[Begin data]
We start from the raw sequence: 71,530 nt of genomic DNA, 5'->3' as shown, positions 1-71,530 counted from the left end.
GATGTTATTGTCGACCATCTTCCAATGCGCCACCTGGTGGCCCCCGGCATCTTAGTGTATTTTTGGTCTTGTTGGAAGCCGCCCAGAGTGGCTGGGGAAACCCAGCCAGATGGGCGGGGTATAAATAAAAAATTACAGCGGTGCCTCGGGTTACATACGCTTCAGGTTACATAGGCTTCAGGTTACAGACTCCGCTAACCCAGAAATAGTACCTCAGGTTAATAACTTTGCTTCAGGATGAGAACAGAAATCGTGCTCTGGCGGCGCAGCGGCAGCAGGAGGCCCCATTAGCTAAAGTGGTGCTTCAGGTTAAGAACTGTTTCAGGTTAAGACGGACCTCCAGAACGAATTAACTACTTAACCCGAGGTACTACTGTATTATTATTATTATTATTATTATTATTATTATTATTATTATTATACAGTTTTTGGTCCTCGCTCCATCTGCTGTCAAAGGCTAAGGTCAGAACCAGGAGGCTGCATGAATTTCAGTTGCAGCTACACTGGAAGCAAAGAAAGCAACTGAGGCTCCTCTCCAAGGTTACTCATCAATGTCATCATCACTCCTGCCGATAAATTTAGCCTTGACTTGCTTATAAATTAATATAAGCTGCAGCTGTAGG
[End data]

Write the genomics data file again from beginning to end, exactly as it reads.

We start from the raw sequence: 71,530 nt of genomic DNA, 5'->3' as shown, positions 1-71,530 counted from the left end.
GATGTTATTGTCGACCATCTTCCAATGCGCCACCTGGTGGCCCCCGGCATCTTAGTGTATTTTTGGTCTTGTTGGAAGCCGCCCAGAGTGGCTGGGGAAACCCAGCCAGATGGGCGGGGTATAAATAAAAAATTACAGCGGTGCCTCGGGTTACATACGCTTCAGGTTACATAGGCTTCAGGTTACAGACTCCGCTAACCCAGAAATAGTACCTCAGGTTAATAACTTTGCTTCAGGATGAGAACAGAAATCGTGCTCTGGCGGCGCAGCGGCAGCAGGAGGCCCCATTAGCTAAAGTGGTGCTTCAGGTTAAGAACTGTTTCAGGTTAAGACGGACCTCCAGAACGAATTAACTACTTAACCCGAGGTACTACTGTATTATTATTATTATTATTATTATTATTATTATTATTATTATTATACAGTTTTTGGTCCTCGCTCCATCTGCTGTCAAAGGCTAAGGTCAGAACCAGGAGGCTGCATGAATTTCAGTTGCAGCTACACTGGAAGCAAAGAAAGCAACTGAGGCTCCTCTCCAAGGTTACTCATCAATGTCATCATCACTCCTGCCGATAAATTTAGCCTTGACTTGCTTATAAATTAATATAAGCTGCAGCTGTAGG